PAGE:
In this series of blog posts, we will cover the basic-but-useful tasks with WP-CLI, such as upgrading WordPress core and managing your plugins. By the end of it all, you should be comfortable using WP-CLI and discovering more ways you can use it to simplify your life!
WP-CLI is a great tool for simplifying WordPress administrative tasks. One of the most important WordPress administrative tasks is being able to manage the main code that makes up WordPress. WP-CLI makes this simple; if you read our first blog post on WP-CLI, you already know how to configure this tool and use it to control all your WordPress blogs.
This week, we’re going to find out how to achieve the best upgrade ever!
Get started by checking the version of WordPress you’re running:
[user@server]$ wp core version
Is there a newer version available? The WordPress community releases new versions many times a year, minor versions to fix bugs and vulnerabilities, and major versions when new features are added. Chances are, you need to upgrade the core WordPress files to enjoy performance enhancements, security fixes, and new features; this is done for you if you use a managed WordPress platform like DreamPress. The classic way—using the WordPress admin dashboard—requires you to start your browser and click around your site a dozen times. WP-CLI simplifies this task immensely:
[user@server]$ wp core update
This will check for a newer version of WordPress, and install it if there is one. If you need to downgrade WordPress for some reason (for instance, you realize too late that the upgrade breaks your theme), WP-CLI can do this as well. The following command will downgrade WordPress core to a version you specify:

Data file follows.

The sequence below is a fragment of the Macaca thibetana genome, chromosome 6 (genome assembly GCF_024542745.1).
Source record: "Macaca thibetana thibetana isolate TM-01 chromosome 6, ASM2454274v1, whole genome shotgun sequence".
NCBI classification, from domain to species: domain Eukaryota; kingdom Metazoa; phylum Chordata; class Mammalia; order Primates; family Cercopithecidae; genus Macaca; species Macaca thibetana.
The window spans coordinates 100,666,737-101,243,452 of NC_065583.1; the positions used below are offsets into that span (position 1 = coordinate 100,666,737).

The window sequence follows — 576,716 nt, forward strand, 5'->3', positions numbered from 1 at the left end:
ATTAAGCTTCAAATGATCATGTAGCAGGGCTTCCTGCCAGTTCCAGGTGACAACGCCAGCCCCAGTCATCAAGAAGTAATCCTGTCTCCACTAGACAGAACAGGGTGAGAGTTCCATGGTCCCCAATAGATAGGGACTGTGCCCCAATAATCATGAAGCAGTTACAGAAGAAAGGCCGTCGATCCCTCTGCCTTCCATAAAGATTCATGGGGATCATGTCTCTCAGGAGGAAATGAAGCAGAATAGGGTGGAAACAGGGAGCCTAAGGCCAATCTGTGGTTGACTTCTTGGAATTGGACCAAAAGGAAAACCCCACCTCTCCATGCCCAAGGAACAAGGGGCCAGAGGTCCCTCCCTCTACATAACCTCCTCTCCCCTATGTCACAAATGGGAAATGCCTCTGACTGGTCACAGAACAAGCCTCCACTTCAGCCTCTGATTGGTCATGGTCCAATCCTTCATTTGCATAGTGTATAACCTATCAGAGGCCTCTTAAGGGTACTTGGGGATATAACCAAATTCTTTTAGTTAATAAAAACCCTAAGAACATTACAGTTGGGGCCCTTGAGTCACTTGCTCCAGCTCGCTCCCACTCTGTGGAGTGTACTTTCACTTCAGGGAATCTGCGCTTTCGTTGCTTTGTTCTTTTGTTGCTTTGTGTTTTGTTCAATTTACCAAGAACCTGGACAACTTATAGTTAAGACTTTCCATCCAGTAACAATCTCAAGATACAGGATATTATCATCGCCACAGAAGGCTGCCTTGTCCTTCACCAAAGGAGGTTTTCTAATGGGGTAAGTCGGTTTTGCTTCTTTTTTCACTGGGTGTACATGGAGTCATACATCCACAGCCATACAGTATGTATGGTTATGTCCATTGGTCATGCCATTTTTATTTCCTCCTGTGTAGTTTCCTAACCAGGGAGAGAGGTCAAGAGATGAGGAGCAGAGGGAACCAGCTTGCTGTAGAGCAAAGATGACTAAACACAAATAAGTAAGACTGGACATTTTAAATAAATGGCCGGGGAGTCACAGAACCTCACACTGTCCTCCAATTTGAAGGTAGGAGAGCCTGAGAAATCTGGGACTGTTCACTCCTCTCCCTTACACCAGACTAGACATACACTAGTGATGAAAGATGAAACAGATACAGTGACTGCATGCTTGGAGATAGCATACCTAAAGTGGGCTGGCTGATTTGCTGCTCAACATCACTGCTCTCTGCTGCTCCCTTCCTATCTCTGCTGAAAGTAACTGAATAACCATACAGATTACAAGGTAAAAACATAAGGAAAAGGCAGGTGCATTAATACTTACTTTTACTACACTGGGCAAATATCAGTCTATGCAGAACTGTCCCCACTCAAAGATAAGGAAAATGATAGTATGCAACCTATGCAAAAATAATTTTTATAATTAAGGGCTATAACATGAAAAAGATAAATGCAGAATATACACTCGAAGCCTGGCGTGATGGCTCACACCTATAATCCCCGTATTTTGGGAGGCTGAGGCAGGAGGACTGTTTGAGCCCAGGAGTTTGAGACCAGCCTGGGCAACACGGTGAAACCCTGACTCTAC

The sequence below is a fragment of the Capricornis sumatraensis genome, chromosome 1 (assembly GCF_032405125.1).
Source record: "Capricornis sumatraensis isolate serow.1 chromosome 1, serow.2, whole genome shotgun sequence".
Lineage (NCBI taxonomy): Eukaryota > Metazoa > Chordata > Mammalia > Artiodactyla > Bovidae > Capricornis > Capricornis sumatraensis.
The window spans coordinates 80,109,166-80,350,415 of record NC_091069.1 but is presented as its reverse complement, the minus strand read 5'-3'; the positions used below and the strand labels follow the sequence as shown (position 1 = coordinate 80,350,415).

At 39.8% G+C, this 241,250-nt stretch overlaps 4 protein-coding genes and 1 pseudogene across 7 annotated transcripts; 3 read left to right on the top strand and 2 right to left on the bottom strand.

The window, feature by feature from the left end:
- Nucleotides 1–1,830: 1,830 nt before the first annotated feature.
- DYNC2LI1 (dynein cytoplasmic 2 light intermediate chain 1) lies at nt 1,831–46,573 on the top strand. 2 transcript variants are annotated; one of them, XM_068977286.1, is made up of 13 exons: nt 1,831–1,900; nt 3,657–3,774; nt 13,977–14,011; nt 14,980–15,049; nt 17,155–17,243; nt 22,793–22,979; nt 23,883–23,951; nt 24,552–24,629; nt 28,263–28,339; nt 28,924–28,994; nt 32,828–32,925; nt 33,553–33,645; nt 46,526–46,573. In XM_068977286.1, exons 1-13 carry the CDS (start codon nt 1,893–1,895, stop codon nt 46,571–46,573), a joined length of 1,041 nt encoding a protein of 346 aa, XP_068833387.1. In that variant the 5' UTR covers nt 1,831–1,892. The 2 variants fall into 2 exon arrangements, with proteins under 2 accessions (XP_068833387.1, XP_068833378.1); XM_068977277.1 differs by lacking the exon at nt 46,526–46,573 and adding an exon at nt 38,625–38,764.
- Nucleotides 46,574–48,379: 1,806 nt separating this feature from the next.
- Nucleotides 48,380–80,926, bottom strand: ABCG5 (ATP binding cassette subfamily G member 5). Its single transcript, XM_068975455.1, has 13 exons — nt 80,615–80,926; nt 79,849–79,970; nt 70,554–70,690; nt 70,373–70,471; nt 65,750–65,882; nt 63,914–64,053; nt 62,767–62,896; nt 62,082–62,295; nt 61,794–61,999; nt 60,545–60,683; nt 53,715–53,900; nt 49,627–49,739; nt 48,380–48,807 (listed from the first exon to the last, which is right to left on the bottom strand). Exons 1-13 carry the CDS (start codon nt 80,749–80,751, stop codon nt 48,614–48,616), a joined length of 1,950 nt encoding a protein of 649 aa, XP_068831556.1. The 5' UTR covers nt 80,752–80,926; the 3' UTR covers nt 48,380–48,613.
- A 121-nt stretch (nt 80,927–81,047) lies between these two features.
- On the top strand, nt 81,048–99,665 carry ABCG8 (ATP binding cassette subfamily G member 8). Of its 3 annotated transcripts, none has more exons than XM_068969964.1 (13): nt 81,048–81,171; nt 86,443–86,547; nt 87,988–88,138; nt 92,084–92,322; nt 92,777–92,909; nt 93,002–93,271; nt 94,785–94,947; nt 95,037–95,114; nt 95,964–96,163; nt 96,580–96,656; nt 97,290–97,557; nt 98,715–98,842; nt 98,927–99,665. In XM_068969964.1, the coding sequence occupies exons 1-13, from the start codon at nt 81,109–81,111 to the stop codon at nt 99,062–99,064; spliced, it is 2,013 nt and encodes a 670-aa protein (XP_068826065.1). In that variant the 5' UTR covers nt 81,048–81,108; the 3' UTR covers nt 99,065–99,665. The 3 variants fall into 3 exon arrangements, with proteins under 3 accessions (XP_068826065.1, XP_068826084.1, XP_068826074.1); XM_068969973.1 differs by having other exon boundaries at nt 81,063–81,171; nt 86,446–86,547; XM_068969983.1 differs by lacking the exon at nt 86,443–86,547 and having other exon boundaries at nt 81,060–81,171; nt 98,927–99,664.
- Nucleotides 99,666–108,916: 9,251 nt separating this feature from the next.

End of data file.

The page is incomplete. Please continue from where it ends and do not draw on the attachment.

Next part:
[user@server]$ wp core update --version=VERSION_NUMBER --force
The “–force” flag is required, as it is not recommended that you downgrade WordPress. Downgrading WordPress could leave your site vulnerable to security issues (and we never want that).
Sometimes you do not wish to upgrade WordPress to a new major release (because you use a plugin or a theme that doesn’t support it yet), but wish to upgrade to a minor release—from version 4.3 to 4.3.3, for example. DreamHost and WordPress.org always recommend upgrading to the newest version, but if you do not wish to do so, you can use the following command:
[user@server]$ wp core update --minor
This is less likely to introduce problems into your website, but if you only upgrade to a new minor release you might not be getting all the possible fixes or new features. By default, WordPress is configured to upgrade itself to new minor releases.
If you have a staging and production site configured in WP-CLI, you can upgrade the staging site using:
wp @staging core update
Then, after you make sure all of your plugins still work and the upgrade went well, you can upgrade your production site as well:
wp @prod core update
And that’s it! In next week’s episode, we’ll show you how to easily manage WordPress plugins using WP-CLI. Stay tuned!
Looking for WordPress hosting? Check out the benefits of starting a WordPress website on DreamHost today!